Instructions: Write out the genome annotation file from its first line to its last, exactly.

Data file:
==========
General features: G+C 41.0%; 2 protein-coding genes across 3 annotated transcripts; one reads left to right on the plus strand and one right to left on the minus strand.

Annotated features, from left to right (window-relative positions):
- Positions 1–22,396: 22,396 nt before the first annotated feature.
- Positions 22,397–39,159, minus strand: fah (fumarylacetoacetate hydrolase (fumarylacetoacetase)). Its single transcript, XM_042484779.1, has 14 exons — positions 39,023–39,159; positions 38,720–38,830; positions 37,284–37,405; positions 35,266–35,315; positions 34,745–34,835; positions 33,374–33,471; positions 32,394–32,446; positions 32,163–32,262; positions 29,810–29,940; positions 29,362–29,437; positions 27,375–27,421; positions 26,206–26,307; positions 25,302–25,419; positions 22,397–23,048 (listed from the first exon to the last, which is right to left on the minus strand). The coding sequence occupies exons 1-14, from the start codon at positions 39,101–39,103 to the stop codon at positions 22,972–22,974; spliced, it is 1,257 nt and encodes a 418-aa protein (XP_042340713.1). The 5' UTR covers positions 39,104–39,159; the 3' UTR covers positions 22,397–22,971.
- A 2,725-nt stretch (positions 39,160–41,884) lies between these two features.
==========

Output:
General features: G+C 41.0%; 2 protein-coding genes across 3 annotated transcripts; one reads left to right on the plus strand and one right to left on the minus strand.

Annotated features, from left to right (window-relative positions):
- Positions 1–22,396: 22,396 nt before the first annotated feature.
- Positions 22,397–39,159, minus strand: fah (fumarylacetoacetate hydrolase (fumarylacetoacetase)). Its single transcript, XM_042484779.1, has 14 exons — positions 39,023–39,159; positions 38,720–38,830; positions 37,284–37,405; positions 35,266–35,315; positions 34,745–34,835; positions 33,374–33,471; positions 32,394–32,446; positions 32,163–32,262; positions 29,810–29,940; positions 29,362–29,437; positions 27,375–27,421; positions 26,206–26,307; positions 25,302–25,419; positions 22,397–23,048 (listed from the first exon to the last, which is right to left on the minus strand). The coding sequence occupies exons 1-14, from the start codon at positions 39,101–39,103 to the stop codon at positions 22,972–22,974; spliced, it is 1,257 nt and encodes a 418-aa protein (XP_042340713.1). The 5' UTR covers positions 39,104–39,159; the 3' UTR covers positions 22,397–22,971.
- A 2,725-nt stretch (positions 39,160–41,884) lies between these two features.